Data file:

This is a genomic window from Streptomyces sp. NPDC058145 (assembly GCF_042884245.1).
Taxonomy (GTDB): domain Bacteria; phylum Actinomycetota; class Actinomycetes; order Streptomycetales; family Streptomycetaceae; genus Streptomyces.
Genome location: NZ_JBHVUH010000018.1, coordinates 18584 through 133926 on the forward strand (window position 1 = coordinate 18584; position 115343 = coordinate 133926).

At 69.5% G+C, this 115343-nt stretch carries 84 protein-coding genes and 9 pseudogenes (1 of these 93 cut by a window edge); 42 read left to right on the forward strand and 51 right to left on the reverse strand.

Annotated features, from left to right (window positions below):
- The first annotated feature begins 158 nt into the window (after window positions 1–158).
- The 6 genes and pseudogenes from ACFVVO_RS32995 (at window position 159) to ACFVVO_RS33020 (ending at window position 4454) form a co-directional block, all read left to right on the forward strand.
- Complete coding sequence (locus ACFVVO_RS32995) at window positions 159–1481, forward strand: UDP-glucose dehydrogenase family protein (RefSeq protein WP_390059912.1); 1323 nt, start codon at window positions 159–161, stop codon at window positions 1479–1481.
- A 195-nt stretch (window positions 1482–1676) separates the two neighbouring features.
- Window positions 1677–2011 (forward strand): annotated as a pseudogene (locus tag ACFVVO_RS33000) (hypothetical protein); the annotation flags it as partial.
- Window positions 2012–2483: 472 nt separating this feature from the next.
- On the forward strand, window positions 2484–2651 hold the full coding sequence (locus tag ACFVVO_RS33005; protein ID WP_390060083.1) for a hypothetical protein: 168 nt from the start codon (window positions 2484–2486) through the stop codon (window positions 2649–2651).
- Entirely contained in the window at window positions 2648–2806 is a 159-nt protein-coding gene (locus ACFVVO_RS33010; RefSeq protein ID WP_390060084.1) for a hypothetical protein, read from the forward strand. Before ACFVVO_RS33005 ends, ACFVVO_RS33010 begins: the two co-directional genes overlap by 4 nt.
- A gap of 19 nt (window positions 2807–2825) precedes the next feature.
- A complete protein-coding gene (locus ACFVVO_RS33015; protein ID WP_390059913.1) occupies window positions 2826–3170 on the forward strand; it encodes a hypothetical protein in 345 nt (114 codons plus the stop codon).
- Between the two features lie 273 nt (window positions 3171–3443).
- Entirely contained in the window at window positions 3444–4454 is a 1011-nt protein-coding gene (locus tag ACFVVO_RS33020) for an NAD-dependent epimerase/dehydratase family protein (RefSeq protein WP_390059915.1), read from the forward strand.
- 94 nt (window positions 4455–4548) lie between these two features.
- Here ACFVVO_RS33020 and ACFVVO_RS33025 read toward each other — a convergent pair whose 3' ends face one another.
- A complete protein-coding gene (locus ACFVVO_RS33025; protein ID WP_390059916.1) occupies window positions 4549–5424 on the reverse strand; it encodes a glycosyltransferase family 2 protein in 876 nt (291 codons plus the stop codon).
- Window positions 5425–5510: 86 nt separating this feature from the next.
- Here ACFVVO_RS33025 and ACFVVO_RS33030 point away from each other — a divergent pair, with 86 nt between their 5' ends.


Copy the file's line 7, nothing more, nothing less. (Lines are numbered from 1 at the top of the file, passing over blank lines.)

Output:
- The 6 genes and pseudogenes from ACFVVO_RS32995 (at window position 159) to ACFVVO_RS33020 (ending at window position 4454) form a co-directional block, all read left to right on the forward strand.